"All member states of the United Nations have affirmed 11 cyber norms, including the norm: 'A State should not conduct or knowingly support ICT activity contrary to its obligations under international law that intentionally damages critical infrastructure or otherwise impairs the use and operation of critical infrastructure to provide services to the public,'" the spokesperson added.

The letter from the NSC and the EPA comes as Robert Wells, the Director of the FBI's Counterterrorism Division, recently informed the House Committee on Homeland Security that Tehran is still planning attacks against former government officials in response to the death of IRGC-QF Commander Qassem Soleimani. Wells also warned that Tehran can carry out cyber-attacks and targeted assassinations within the U.S.

"Iran last year used the conflict in Gaza as cover for their activities to explore American critical infrastructure but have done no damage as of yet. It is important to understand our weak spots and this advisory has been a long time coming, hopefully it is not too late," Valeriano told The Foreign Desk.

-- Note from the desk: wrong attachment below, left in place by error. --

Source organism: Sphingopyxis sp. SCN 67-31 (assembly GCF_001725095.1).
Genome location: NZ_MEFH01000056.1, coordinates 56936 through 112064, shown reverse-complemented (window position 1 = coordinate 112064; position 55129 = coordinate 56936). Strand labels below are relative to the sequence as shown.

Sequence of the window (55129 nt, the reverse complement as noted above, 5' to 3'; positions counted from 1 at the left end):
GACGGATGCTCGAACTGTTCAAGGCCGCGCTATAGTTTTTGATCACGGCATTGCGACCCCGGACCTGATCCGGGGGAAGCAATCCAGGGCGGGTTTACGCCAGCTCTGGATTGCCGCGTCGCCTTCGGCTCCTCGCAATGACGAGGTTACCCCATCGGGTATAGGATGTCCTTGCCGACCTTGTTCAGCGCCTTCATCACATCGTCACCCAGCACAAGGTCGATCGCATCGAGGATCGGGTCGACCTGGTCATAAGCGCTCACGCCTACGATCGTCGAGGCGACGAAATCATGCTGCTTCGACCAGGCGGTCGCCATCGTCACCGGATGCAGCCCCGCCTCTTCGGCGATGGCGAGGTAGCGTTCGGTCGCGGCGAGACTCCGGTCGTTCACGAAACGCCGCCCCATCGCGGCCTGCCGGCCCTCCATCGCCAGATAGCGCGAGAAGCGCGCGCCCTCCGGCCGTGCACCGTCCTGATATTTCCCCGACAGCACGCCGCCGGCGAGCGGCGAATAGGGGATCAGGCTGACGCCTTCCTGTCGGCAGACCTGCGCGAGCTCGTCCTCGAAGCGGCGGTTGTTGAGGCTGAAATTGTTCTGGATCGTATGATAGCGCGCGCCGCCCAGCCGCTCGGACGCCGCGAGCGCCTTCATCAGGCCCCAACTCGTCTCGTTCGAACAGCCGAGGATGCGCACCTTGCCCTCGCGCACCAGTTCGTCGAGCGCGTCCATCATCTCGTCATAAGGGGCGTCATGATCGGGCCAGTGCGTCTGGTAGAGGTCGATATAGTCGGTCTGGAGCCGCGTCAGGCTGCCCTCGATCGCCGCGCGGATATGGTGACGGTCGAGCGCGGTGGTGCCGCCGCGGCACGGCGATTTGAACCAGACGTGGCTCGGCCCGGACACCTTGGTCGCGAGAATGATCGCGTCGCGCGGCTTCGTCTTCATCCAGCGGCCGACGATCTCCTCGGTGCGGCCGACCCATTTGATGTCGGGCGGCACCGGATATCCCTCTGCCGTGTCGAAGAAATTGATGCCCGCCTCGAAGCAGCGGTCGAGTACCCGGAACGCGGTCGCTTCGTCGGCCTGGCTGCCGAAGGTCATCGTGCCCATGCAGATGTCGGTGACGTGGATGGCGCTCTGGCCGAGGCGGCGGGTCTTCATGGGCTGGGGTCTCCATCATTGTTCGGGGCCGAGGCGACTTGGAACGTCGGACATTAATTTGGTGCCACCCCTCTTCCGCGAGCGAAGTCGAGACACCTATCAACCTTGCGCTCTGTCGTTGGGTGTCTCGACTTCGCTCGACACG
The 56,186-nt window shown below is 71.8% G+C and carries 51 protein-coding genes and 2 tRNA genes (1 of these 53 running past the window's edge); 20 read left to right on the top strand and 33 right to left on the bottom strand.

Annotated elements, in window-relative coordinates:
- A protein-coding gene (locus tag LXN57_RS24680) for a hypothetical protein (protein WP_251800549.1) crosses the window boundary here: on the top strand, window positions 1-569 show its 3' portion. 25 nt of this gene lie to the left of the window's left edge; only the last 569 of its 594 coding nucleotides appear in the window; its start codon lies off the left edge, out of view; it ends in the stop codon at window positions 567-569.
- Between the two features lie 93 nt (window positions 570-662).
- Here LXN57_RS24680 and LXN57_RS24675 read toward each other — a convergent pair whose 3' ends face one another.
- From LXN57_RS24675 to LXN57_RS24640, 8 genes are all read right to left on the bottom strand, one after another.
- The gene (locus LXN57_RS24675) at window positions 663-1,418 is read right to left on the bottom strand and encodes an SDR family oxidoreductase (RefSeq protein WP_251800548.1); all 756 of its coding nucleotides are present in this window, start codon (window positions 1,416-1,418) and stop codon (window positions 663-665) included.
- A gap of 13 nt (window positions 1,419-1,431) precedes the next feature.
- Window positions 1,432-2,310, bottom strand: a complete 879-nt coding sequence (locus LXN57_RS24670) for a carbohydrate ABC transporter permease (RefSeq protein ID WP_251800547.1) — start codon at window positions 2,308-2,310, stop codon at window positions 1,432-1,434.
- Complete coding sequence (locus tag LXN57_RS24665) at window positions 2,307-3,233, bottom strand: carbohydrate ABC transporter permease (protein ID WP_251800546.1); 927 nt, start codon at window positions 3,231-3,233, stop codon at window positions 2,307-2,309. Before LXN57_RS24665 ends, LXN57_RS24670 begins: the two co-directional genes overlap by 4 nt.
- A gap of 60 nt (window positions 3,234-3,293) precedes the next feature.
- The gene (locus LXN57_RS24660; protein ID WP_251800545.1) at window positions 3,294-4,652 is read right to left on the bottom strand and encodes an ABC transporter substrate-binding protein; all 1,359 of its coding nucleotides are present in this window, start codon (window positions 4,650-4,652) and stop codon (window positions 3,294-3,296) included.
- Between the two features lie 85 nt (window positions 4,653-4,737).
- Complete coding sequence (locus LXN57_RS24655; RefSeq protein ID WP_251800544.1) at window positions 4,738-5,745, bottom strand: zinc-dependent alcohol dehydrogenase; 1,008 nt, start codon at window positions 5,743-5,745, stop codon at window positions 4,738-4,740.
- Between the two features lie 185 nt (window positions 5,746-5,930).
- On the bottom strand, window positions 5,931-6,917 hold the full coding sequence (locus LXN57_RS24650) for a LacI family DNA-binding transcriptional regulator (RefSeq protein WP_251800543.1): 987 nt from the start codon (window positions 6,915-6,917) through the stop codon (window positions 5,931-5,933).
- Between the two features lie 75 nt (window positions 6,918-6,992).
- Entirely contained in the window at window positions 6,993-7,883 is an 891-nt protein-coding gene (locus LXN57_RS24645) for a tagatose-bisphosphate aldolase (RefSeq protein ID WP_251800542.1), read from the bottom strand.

"As governments that have affirmed the norms, Iran and the PRC should understand that there will be consequences if their cyber actors take actions contrary to the norms," the State Department told The Foreign Desk.

The State Department said it continues to "remain aware of ongoing Iranian interest in targeting US citizens, including current and former U.S. officials."

"As Secretary Blinken has made clear, the U.S. will never tolerate any attacks on U.S. citizens, here or abroad," a spokesperson said.

Wells stated that Iran can execute various forms of attacks on American targets. These could range from cyber operations aimed at disrupting public and private infrastructure to specific assassinations targeting individuals perceived as threats to the regime or its stability.

"In 2023, three members of an Eastern European criminal organization were charged for plotting the murder of a U.S. citizen, who has been targeted by the Government of Iran for speaking out against the regime's human rights abuses," Wells told lawmakers. "The victim was targeted for exercising the rights to which every American citizen is entitled. An attempted assassination on U.S. soil shows how far Iranian actors are willing to go to silence their critics," he added.